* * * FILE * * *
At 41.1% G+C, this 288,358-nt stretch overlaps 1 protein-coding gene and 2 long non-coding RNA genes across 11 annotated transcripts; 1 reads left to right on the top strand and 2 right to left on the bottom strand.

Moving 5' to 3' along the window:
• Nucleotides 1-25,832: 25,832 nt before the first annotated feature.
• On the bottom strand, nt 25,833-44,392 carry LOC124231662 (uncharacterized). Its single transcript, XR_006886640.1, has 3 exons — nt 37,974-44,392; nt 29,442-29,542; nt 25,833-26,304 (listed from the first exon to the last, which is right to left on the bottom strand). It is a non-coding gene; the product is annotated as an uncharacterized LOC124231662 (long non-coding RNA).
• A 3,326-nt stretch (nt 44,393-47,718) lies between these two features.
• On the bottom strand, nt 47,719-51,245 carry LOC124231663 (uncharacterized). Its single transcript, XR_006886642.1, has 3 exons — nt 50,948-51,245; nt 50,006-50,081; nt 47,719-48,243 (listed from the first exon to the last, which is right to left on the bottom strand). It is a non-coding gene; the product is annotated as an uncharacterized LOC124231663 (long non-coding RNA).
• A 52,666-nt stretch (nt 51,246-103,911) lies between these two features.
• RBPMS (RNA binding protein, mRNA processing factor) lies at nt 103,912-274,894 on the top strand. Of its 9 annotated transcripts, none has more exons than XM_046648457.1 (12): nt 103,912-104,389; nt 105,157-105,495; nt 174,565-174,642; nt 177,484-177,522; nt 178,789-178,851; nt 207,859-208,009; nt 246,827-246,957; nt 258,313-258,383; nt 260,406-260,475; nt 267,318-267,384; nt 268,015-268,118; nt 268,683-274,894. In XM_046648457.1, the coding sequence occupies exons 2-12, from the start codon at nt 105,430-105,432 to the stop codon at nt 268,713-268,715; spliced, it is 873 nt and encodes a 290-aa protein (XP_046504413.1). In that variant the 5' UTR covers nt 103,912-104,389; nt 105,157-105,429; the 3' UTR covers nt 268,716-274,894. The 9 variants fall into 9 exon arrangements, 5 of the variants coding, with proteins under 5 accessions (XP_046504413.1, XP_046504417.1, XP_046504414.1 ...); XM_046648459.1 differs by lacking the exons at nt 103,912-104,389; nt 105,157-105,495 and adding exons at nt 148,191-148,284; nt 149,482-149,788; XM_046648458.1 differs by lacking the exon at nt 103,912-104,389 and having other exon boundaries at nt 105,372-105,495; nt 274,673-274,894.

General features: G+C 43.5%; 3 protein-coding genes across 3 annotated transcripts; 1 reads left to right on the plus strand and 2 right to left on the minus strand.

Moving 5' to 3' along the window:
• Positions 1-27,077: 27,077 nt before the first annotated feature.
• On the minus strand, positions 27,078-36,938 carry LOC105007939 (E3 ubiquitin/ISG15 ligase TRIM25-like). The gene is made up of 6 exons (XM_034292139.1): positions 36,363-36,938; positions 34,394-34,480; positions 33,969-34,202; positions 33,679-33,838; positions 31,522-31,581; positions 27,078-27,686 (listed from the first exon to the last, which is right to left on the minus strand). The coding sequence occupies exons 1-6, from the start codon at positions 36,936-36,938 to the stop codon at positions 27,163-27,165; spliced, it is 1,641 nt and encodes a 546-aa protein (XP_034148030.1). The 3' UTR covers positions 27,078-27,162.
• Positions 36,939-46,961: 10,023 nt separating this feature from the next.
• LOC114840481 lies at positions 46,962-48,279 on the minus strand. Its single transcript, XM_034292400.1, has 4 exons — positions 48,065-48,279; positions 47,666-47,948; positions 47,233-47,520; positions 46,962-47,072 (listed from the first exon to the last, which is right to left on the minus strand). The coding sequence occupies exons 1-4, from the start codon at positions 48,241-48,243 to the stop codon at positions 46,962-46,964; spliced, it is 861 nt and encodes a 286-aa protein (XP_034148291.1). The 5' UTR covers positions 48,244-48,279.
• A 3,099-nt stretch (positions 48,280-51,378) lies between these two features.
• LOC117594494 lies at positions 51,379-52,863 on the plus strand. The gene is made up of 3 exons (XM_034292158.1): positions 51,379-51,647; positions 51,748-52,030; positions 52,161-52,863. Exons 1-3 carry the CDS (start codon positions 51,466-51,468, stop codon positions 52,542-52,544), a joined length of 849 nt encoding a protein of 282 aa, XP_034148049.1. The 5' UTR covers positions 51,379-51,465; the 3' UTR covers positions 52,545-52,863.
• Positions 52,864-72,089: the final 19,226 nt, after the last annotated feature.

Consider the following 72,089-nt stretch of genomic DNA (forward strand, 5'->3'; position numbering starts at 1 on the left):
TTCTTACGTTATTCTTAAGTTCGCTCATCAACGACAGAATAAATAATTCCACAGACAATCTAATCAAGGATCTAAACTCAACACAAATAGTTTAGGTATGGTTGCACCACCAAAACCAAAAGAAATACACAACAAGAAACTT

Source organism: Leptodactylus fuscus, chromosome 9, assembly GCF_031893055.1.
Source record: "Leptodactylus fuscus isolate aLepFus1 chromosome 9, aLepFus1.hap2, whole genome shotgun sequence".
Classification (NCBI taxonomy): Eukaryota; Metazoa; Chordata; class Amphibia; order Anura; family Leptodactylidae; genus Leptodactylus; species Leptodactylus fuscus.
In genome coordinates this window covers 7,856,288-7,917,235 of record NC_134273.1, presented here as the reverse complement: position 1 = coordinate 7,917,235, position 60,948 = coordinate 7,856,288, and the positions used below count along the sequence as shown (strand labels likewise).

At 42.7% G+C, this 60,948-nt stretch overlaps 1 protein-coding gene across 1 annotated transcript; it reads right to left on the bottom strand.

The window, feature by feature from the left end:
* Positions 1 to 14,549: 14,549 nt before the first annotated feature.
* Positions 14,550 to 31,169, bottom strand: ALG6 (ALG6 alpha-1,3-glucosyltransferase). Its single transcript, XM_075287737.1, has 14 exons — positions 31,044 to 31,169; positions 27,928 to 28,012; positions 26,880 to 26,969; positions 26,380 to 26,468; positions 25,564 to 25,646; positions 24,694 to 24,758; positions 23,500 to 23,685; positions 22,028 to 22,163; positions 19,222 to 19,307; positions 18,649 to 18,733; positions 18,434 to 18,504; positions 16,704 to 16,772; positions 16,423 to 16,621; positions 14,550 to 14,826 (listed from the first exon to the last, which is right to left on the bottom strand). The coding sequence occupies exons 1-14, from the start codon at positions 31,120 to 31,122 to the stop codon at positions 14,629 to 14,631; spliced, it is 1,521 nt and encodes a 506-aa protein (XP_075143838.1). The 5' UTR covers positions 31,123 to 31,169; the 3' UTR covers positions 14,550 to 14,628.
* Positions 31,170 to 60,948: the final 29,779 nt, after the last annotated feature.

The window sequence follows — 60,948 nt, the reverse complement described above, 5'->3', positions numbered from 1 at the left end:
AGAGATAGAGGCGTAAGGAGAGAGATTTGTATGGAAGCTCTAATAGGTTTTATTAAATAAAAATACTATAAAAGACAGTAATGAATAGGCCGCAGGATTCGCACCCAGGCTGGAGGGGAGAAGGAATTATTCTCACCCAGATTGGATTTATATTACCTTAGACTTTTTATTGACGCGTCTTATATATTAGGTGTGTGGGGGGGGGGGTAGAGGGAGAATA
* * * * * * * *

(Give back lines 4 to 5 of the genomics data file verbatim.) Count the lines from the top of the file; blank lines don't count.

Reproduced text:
• On the bottom strand, nt 25,833-44,392 carry LOC124231662 (uncharacterized). Its single transcript, XR_006886640.1, has 3 exons — nt 37,974-44,392; nt 29,442-29,542; nt 25,833-26,304 (listed from the first exon to the last, which is right to left on the bottom strand). It is a non-coding gene; the product is annotated as an uncharacterized LOC124231662 (long non-coding RNA).
• A 3,326-nt stretch (nt 44,393-47,718) lies between these two features.